Behind the Headlines Kosher Meat in Short Supply

The federally-imposed price freeze on beef, slated to remain in effect until Sept. 12, has resulted in shutdowns of some kosher processing plants, curtailment of operations and layoffs of workers in others, and spreading shortages in raw and processed kosher meats, particularly delicatessen foods, at the retail level.

These are the highlights of a survey by the Jewish Telegraphic Agency, centered on wholesalers, processors and kosher butcher shops and other retail outlets in the east, the area of the nation’s largest concentration of Jews. Caterers also have been hard hit by the freeze and the resulting shortage of beef and other kosher meats.

The JTA was told repeatedly by wholesalers and processors that they were unable to predict what would happen in the remaining month of the meat price freeze but that they were hoping to remain in business somehow. Observant Jewish consumers were found to be switching to poultry and fish which, in turn, were rising steadily in price under the pressure of the greater demand. Many housewives, the JTA was informed, were telling friends they could not continue to buy kosher meats because prices have been raised in some outlets despite the price freeze.

PANIC BUYING, PRICE HIKE

Reports were widespread of a rush of panic buying of meat by Jewish, as well as non-Jewish consumers, which had exacerbated the problem. Many kosher butcher shops were posting signs of limits on purchases and others were closing early when their supplies were exhausted. Catered parties are becoming increasingly expensive, both because of the shortage of beef and rises in prices of other kosher meats. There was widespread agreement among spokesmen for all levels of the industry that the prices of kosher meat, like those of non-kosher meat, would almost certainly rise after the price freeze was ended in September.

Industry suppliers are divided into two basic categories: the wholesalers who supply raw meat including steaks, chops and chopped meat, to kosher butchers and to processing companies; and processors who prepare delicatessen meats, both packaged and unpackaged, for delicatessen stores and general retail outlets.

The head of one of the nation’s largest wholesale distributors of meat to kosher butchers and provisioners described to the JTA a unique arrangement by which some 200 New York City kosher butchers have banded together to get regular supplies of beef. The official, who asked that his name and that of his company be withheld, said that his plant was shut down on Aug. 2 for lack of beef supplies.

He said the company normally supplies several million pounds of kosher meat weekly to its customers and that many of them “panicked” when the firm halted operations. After much discussion, he said, a number of the butchers organized a Kosher Butchers Associates of New York who, collectively, could do what some supermarket chains have been doing–buying beef animals from ranchers.

He said the animals are being slaughtered by kosher slaughters and processed at the company’s plant. The arrangement, he reported, in effect for slightly more than a week, has enabled his company to recall its 240 employes and resume operations while, also making it possible for the 200 kosher butchers in the group to get at least 50 percent of their regular supplies. He added that the kosher butchers were losing money but that the losses were minimal and “at least they are staying in business for the time being.”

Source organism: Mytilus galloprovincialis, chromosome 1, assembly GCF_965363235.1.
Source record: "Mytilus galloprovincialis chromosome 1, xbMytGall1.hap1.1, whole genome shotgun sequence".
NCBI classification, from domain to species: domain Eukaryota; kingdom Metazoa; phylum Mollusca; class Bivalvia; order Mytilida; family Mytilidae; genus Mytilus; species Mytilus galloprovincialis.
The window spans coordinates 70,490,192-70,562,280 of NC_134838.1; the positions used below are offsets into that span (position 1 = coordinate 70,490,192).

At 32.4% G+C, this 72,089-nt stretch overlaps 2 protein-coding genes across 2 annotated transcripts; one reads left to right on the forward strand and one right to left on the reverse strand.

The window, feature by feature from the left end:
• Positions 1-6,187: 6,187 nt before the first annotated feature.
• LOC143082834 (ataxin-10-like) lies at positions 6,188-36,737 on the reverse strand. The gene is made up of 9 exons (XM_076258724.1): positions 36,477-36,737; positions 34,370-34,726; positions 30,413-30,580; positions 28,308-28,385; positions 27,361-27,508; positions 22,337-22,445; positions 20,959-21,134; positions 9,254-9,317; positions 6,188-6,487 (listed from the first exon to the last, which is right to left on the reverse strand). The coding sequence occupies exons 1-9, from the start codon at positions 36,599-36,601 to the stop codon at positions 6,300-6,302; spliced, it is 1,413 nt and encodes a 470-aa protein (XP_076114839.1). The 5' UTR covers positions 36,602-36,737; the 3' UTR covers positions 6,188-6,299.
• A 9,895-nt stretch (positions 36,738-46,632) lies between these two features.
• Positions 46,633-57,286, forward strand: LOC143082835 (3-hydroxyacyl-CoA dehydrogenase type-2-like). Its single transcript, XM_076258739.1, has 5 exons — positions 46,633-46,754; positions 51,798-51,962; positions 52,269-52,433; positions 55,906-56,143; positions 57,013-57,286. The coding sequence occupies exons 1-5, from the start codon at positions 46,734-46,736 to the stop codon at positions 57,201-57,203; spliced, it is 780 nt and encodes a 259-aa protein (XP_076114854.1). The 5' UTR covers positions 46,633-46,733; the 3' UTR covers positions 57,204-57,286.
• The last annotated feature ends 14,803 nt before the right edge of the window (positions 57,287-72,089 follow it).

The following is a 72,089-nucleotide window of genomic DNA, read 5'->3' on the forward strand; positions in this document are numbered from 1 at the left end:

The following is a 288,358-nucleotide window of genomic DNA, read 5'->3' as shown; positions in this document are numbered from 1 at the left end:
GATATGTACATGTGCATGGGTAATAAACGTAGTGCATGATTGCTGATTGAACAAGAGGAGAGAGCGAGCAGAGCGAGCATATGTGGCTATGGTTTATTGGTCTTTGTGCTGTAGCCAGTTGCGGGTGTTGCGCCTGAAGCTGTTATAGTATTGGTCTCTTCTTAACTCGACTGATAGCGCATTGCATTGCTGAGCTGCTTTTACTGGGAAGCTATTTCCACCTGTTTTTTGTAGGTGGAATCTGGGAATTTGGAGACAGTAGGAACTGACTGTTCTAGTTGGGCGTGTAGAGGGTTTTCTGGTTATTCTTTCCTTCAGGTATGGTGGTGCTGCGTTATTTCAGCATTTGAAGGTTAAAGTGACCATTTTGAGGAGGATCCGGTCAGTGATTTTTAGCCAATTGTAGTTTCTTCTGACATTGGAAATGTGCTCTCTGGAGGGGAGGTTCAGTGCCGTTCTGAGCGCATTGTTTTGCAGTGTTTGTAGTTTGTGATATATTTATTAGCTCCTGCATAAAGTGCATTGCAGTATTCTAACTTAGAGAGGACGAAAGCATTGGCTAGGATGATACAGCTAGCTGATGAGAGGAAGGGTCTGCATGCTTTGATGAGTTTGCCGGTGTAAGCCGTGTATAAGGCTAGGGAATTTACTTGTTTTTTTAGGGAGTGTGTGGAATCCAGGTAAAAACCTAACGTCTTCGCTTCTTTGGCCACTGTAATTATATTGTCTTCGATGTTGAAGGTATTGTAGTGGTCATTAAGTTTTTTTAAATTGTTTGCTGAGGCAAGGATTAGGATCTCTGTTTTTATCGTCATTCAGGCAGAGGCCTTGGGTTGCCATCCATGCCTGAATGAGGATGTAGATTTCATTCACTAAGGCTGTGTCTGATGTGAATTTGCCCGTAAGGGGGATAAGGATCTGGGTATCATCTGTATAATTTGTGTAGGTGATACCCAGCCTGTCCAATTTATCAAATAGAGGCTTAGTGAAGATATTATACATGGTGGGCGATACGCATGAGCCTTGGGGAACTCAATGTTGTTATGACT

FIRST TIME HALT FOR SOME FIRMS

Another major wholesaler, Moore Brothers of Brooklyn, has laid off 65 workers, about 40 percent of its work force, and cancelled night operations. Leo Moore, president, said the firm was getting about half its normal supplies and that it was rationing sales to the 100 kosher butcher shops it normally supplies. Like other executives, he denounced the Nixon Administration for “discriminating” against the meat industry.

Mogen Dovid Kosher Meats, the second largest processor of delicatessen meat products in the United States, halted operations on Aug. 10. Harry Berger, president, said the company would stay closed until lifting of price ceilings in Sept. He said the firm normally produces about 200,000 pounds a week of delicatessen specialties and supplies an estimated 50 percent of delicatessens and supermarkets in the New York metropolitan area. He said divisions of the company had been in business for periods ranging from 25 to 100 years but that this was the first time operations had been halted for lack of beef.

Hebrew National Kosher Foods, the largest processor, reported that 80 workers, about 20 percent of its work force, were furloughed last week. Leonard Pines, president, told the JTA that “most of our suppliers have gone out of business.” He said the company was “somehow” managing to get enough meat to provide about half of its normal deliveries to some 3000 customers but that it was “strictly a day to day thing. We have absolutely no idea what will happen next week.”

Cross Brothers Meat Packers, the only kosher slaughtering firm in Philadelphia, shut down last week, crippling supplies to the area’s 55 kosher butchers. Bernie Cross, president, said the company would stay closed until the price freeze was lifted. Louis Stern, general manager of Foremost Kosher Sausage Products of Philadelphia, described the kosher meat situation as “mass chaos.”

Allan Cohen, president of the Detroit Retail Kosher Meat Dealers Association, said that in 35 years as a meat dealer he had never seen a beef shortage as severe as the current one. As in other cities, prices of kosher veal, lamb and poultry have soared.

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